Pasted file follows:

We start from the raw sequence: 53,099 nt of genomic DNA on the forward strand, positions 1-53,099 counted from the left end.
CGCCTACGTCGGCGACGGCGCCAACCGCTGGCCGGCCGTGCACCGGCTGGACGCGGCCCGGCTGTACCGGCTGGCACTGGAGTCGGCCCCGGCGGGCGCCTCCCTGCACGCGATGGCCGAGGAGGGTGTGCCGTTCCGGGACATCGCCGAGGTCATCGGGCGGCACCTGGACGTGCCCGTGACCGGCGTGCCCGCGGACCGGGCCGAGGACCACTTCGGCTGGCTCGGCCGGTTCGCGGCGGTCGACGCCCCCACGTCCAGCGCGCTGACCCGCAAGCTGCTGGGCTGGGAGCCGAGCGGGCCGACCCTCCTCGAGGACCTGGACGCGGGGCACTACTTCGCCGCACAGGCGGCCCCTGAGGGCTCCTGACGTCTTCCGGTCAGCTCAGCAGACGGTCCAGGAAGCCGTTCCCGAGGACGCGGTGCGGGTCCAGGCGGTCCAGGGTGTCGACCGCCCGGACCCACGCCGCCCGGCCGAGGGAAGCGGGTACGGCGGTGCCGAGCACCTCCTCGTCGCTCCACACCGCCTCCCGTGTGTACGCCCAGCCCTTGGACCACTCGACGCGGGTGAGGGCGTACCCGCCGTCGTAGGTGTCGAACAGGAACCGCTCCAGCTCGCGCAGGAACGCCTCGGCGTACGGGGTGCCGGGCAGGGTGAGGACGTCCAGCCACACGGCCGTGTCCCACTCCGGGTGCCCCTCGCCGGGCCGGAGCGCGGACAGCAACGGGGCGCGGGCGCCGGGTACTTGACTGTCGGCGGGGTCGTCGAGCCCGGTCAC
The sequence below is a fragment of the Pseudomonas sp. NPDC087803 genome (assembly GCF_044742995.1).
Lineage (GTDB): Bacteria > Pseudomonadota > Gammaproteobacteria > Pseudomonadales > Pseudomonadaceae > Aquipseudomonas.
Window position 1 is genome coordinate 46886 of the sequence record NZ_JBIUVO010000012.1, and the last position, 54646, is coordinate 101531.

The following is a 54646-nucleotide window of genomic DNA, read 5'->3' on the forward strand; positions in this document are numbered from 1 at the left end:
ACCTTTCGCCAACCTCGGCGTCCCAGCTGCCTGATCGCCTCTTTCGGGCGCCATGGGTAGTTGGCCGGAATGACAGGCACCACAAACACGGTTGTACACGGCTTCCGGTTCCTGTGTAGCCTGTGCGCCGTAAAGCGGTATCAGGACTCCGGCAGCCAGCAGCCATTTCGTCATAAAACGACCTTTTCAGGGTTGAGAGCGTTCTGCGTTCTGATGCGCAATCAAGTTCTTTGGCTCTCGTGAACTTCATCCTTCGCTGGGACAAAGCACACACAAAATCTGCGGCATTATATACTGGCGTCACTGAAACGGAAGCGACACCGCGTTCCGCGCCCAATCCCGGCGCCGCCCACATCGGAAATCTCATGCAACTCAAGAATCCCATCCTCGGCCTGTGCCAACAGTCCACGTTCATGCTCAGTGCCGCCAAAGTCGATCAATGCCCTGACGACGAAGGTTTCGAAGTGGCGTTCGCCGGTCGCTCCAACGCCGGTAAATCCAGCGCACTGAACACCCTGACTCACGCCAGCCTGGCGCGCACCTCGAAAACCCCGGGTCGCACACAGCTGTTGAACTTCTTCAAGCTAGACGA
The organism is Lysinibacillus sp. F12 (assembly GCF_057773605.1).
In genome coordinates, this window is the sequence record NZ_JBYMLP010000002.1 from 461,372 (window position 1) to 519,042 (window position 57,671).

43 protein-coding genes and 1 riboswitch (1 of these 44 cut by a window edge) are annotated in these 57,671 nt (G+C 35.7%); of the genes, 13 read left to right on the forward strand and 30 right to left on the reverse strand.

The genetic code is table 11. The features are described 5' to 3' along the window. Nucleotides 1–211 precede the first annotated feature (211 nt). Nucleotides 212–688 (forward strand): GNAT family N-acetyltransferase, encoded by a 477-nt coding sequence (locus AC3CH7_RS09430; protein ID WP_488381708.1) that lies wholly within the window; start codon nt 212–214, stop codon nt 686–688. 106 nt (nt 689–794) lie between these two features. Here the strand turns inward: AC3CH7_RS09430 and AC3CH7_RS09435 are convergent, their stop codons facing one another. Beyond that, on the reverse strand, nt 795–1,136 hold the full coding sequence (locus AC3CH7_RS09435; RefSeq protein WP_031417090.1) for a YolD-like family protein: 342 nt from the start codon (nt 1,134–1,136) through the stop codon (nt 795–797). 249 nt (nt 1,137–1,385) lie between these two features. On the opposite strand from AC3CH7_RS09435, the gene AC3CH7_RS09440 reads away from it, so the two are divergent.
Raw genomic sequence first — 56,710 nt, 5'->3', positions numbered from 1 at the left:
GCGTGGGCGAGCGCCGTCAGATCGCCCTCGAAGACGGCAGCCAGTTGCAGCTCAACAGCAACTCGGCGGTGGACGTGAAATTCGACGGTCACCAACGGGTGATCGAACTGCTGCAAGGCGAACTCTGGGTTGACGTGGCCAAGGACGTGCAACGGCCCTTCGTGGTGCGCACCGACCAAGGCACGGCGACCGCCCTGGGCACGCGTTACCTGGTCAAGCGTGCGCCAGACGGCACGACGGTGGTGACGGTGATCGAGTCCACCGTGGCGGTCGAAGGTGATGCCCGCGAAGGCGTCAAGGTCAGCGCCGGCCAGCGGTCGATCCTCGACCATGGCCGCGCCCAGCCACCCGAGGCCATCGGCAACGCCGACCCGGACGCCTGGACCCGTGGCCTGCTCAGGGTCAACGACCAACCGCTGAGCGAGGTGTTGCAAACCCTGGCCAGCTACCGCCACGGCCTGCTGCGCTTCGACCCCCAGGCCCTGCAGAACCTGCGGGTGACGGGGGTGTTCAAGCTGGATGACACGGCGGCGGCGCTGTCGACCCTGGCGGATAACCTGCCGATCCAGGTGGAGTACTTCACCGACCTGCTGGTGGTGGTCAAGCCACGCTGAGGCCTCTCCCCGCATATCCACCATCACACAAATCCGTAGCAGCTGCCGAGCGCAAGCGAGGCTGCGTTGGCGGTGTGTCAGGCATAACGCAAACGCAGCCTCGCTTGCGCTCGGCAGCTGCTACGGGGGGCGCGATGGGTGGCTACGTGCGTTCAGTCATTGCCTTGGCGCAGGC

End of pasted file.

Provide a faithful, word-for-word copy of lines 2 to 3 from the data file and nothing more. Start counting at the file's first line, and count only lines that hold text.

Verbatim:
CGCCTACGTCGGCGACGGCGCCAACCGCTGGCCGGCCGTGCACCGGCTGGACGCGGCCCGGCTGTACCGGCTGGCACTGGAGTCGGCCCCGGCGGGCGCCTCCCTGCACGCGATGGCCGAGGAGGGTGTGCCGTTCCGGGACATCGCCGAGGTCATCGGGCGGCACCTGGACGTGCCCGTGACCGGCGTGCCCGCGGACCGGGCCGAGGACCACTTCGGCTGGCTCGGCCGGTTCGCGGCGGTCGACGCCCCCACGTCCAGCGCGCTGACCCGCAAGCTGCTGGGCTGGGAGCCGAGCGGGCCGACCCTCCTCGAGGACCTGGACGCGGGGCACTACTTCGCCGCACAGGCGGCCCCTGAGGGCTCCTGACGTCTTCCGGTCAGCTCAGCAGACGGTCCAGGAAGCCGTTCCCGAGGACGCGGTGCGGGTCCAGGCGGTCCAGGGTGTCGACCGCCCGGACCCACGCCGCCCGGCCGAGGGAAGCGGGTACGGCGGTGCCGAGCACCTCCTCGTCGCTCCACACCGCCTCCCGTGTGTACGCCCAGCCCTTGGACCACTCGACGCGGGTGAGGGCGTACCCGCCGTCGTAGGTGTCGAACAGGAACCGCTCCAGCTCGCGCAGGAACGCCTCGGCGTACGGGGTGCCGGGCAGGGTGAGGACGTCCAGCCACACGGCCGTGTCCCACTCCGGGTGCCCCTCGCCGGGCCGGAGCGCGGACAGCAACGGGGCGCGGGCGCCGGGTACTTGACTGTCGGCGGGGTCGTCGAGCCCGGTCAC
The sequence below is a fragment of the Pseudomonas sp. NPDC087803 genome (assembly GCF_044742995.1).